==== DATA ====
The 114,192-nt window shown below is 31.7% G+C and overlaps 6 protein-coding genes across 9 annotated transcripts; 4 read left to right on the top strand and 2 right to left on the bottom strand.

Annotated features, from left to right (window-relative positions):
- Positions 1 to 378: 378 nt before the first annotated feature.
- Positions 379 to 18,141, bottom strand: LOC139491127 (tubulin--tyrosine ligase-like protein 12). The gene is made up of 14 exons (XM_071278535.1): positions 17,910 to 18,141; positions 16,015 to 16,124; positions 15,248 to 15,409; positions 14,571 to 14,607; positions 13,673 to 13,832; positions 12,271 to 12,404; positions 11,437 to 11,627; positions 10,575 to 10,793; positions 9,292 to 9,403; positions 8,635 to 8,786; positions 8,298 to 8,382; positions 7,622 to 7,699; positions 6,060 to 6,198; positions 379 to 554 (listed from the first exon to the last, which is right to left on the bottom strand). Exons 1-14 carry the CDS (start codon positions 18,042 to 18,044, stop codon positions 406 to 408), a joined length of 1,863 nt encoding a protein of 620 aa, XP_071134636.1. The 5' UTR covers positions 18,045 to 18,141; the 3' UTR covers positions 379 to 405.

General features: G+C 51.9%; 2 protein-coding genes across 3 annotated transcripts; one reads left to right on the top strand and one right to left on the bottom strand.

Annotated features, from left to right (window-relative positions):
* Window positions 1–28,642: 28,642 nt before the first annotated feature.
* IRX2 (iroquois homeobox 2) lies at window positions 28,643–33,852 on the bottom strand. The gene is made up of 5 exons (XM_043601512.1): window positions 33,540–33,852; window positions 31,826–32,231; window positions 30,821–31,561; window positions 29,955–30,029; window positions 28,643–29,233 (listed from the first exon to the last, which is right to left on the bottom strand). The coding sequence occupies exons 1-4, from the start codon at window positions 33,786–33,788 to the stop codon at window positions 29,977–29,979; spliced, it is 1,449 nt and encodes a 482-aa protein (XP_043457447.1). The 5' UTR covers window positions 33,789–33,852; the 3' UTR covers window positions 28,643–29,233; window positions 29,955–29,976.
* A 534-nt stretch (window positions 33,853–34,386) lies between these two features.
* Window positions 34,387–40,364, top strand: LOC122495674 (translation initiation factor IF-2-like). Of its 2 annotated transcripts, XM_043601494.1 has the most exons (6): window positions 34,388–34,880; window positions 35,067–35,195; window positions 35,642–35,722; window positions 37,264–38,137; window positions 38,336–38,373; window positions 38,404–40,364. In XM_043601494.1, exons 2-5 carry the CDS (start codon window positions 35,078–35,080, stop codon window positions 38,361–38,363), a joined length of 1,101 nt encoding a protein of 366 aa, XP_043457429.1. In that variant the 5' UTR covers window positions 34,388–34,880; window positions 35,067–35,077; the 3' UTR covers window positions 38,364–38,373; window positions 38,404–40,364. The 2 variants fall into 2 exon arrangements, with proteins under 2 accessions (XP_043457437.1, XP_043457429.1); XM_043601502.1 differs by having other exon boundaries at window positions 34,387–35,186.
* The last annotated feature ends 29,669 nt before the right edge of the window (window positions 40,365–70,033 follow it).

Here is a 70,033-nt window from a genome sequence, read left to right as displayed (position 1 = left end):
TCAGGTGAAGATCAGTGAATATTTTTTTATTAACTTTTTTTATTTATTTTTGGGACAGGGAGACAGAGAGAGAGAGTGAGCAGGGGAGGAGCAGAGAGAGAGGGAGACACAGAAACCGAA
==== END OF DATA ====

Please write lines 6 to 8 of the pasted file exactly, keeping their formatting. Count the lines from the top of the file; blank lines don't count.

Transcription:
Annotated features, from left to right (window-relative positions):
* Window positions 1–28,642: 28,642 nt before the first annotated feature.
* IRX2 (iroquois homeobox 2) lies at window positions 28,643–33,852 on the bottom strand. The gene is made up of 5 exons (XM_043601512.1): window positions 33,540–33,852; window positions 31,826–32,231; window positions 30,821–31,561; window positions 29,955–30,029; window positions 28,643–29,233 (listed from the first exon to the last, which is right to left on the bottom strand). The coding sequence occupies exons 1-4, from the start codon at window positions 33,786–33,788 to the stop codon at window positions 29,977–29,979; spliced, it is 1,449 nt and encodes a 482-aa protein (XP_043457447.1). The 5' UTR covers window positions 33,789–33,852; the 3' UTR covers window positions 28,643–29,233; window positions 29,955–29,976.